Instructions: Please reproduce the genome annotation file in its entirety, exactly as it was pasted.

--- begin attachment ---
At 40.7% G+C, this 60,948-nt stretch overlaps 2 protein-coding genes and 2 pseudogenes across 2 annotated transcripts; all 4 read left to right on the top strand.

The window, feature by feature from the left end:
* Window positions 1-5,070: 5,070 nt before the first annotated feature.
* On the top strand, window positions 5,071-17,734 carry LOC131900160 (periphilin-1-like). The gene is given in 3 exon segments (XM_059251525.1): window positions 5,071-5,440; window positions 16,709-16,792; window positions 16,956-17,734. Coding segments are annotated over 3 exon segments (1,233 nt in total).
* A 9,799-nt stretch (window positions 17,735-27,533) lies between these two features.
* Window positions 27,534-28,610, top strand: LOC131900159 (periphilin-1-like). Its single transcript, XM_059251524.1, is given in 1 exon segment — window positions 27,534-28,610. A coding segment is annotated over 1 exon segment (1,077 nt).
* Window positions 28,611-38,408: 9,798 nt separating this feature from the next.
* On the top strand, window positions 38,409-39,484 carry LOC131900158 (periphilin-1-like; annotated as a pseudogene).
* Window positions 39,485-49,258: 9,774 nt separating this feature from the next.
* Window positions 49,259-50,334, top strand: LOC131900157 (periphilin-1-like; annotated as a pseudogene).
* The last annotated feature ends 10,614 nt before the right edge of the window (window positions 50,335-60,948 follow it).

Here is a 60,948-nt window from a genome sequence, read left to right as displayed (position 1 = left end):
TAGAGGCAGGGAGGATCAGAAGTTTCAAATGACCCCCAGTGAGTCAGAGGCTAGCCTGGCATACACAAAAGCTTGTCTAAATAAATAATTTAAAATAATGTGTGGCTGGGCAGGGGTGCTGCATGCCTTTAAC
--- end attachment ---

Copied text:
At 40.7% G+C, this 60,948-nt stretch overlaps 2 protein-coding genes and 2 pseudogenes across 2 annotated transcripts; all 4 read left to right on the top strand.

The window, feature by feature from the left end:
* Window positions 1-5,070: 5,070 nt before the first annotated feature.
* On the top strand, window positions 5,071-17,734 carry LOC131900160 (periphilin-1-like). The gene is given in 3 exon segments (XM_059251525.1): window positions 5,071-5,440; window positions 16,709-16,792; window positions 16,956-17,734. Coding segments are annotated over 3 exon segments (1,233 nt in total).
* A 9,799-nt stretch (window positions 17,735-27,533) lies between these two features.
* Window positions 27,534-28,610, top strand: LOC131900159 (periphilin-1-like). Its single transcript, XM_059251524.1, is given in 1 exon segment — window positions 27,534-28,610. A coding segment is annotated over 1 exon segment (1,077 nt).
* Window positions 28,611-38,408: 9,798 nt separating this feature from the next.
* On the top strand, window positions 38,409-39,484 carry LOC131900158 (periphilin-1-like; annotated as a pseudogene).
* Window positions 39,485-49,258: 9,774 nt separating this feature from the next.
* Window positions 49,259-50,334, top strand: LOC131900157 (periphilin-1-like; annotated as a pseudogene).
* The last annotated feature ends 10,614 nt before the right edge of the window (window positions 50,335-60,948 follow it).

Here is a 60,948-nt window from a genome sequence, read left to right as displayed (position 1 = left end):
TAGAGGCAGGGAGGATCAGAAGTTTCAAATGACCCCCAGTGAGTCAGAGGCTAGCCTGGCATACACAAAAGCTTGTCTAAATAAATAATTTAAAATAATGTGTGGCTGGGCAGGGGTGCTGCATGCCTTTAAC